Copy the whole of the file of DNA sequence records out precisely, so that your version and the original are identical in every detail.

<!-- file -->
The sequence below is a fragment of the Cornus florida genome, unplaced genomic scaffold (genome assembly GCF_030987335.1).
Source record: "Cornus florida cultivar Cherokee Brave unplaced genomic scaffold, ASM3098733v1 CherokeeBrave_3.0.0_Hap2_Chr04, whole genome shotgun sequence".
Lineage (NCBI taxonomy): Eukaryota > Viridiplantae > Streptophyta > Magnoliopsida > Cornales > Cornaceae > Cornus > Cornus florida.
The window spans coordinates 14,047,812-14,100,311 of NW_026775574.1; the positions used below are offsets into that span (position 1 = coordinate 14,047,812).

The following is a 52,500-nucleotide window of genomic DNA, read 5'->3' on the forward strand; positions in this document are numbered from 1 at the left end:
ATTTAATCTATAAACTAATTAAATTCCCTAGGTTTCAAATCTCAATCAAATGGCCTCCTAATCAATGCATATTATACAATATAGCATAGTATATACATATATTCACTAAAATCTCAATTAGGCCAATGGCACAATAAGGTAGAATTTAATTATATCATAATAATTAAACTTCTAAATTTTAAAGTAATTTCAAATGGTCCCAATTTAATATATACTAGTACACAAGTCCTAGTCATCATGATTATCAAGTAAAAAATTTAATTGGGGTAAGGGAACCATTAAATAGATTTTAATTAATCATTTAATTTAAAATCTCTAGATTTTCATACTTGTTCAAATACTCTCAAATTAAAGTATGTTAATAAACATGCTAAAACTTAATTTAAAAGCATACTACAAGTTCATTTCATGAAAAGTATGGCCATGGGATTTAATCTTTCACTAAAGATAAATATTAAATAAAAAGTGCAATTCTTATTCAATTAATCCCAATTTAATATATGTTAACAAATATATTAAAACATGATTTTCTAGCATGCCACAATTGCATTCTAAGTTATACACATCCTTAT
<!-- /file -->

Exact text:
The sequence below is a fragment of the Cornus florida genome, unplaced genomic scaffold (genome assembly GCF_030987335.1).
Source record: "Cornus florida cultivar Cherokee Brave unplaced genomic scaffold, ASM3098733v1 CherokeeBrave_3.0.0_Hap2_Chr04, whole genome shotgun sequence".
Lineage (NCBI taxonomy): Eukaryota > Viridiplantae > Streptophyta > Magnoliopsida > Cornales > Cornaceae > Cornus > Cornus florida.
The window spans coordinates 14,047,812-14,100,311 of NW_026775574.1; the positions used below are offsets into that span (position 1 = coordinate 14,047,812).

The following is a 52,500-nucleotide window of genomic DNA, read 5'->3' on the forward strand; positions in this document are numbered from 1 at the left end:
ATTTAATCTATAAACTAATTAAATTCCCTAGGTTTCAAATCTCAATCAAATGGCCTCCTAATCAATGCATATTATACAATATAGCATAGTATATACATATATTCACTAAAATCTCAATTAGGCCAATGGCACAATAAGGTAGAATTTAATTATATCATAATAATTAAACTTCTAAATTTTAAAGTAATTTCAAATGGTCCCAATTTAATATATACTAGTACACAAGTCCTAGTCATCATGATTATCAAGTAAAAAATTTAATTGGGGTAAGGGAACCATTAAATAGATTTTAATTAATCATTTAATTTAAAATCTCTAGATTTTCATACTTGTTCAAATACTCTCAAATTAAAGTATGTTAATAAACATGCTAAAACTTAATTTAAAAGCATACTACAAGTTCATTTCATGAAAAGTATGGCCATGGGATTTAATCTTTCACTAAAGATAAATATTAAATAAAAAGTGCAATTCTTATTCAATTAATCCCAATTTAATATATGTTAACAAATATATTAAAACATGATTTTCTAGCATGCCACAATTGCATTCTAAGTTATACACATCCTTAT